Factors that influence the uptake of postnatal care among adolescent girls: a qualitative evidence synthesis

Javadi, Dena, Sacks, Emma, Brizuela, Vanessa, Finlayson, Kenneth William orcid iconORCID: 0000-0002-1287-7630, Crossland, Nicola orcid iconORCID: 0000-0003-1063-8123, Langlois, Etienne V, Ziegler, Daniela, Chandra-Mouli, Venkatraman and Bonet, Mercedes (2023) Factors that influence the uptake of postnatal care among adolescent girls: a qualitative evidence synthesis. BMJ Global Health, 8 (Suppl).

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Official URL: https://doi.org/10.1136/bmjgh-2022-011560


Background Adolescent pregnancy is associated with increased risk of maternal and child morbidity and mortality globally. Access to safe, appropriate and affordable antenatal, childbirth and postnatal care (PNC) is essential in mitigating this risk. PNC is an often undervalued, underused, and understudied component of the continuum of maternal health services; however, it provides an important opportunity for adolescent girls to have access to health information and resources as they navigate the transition to motherhood and/or recovery from childbirth. This qualitative evidence synthesis seeks to highlight the experiences and perspectives of adolescent girls and their partners in accessing and using routine PNC.

Methods Papers were selected from a primary review on PNC where a global search of databases was conducted to identify studies with qualitative data focused on PNC utilisation. Within this primary review, a subset of studies focused on adolescents was tagged for subanalysis. A data extraction form drawing on an a priori framework was used to extract data from each study. Review findings were grouped across studies and mapped onto relevant themes, which were then adapted, as appropriate, to best reflect emergent themes from included studies.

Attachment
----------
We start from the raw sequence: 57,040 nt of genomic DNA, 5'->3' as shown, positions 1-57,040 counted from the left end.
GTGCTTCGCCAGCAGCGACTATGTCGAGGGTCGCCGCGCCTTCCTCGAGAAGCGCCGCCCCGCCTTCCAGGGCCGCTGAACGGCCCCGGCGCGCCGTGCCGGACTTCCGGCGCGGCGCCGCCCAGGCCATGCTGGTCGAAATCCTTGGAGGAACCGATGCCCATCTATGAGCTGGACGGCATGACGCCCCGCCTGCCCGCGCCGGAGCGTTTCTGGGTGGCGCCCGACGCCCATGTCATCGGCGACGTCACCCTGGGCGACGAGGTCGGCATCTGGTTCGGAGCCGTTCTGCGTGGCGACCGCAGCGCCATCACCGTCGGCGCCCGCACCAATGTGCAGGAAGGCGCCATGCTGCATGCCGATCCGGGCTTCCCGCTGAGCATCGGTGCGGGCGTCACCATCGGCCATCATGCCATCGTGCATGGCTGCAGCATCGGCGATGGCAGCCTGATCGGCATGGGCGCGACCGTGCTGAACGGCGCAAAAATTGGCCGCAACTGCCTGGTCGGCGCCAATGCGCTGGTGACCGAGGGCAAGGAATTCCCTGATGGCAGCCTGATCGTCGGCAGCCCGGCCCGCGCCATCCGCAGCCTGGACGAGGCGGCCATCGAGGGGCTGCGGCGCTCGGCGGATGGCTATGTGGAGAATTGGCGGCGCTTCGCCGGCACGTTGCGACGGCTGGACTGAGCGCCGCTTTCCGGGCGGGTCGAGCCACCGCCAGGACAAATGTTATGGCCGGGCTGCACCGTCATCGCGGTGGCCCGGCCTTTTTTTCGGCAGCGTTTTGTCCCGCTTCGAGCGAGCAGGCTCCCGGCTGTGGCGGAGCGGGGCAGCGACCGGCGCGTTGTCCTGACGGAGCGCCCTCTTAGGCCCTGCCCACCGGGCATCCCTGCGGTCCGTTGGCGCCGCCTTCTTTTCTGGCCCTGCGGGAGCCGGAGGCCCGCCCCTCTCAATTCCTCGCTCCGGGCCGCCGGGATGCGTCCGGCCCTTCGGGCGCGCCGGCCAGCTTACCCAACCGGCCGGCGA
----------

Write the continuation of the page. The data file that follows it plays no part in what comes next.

Results Of 662 papers identified for full text review, 15 were included in this review on adolescents’ experiences. Fourteen review findings were mapped onto four themes including: resources and access, social norms, experiences of care, and tailored support needs.

Conclusion Improving uptake of PNC by adolescent girls requires multipronged approaches in improving availability of and access to adolescent-sensitive maternal health services and reducing feelings of shame and stigma in the postpartum period. Much should be done to address structural barriers to access, but tangible steps to improving the quality and responsiveness of available services can be taken immediately.

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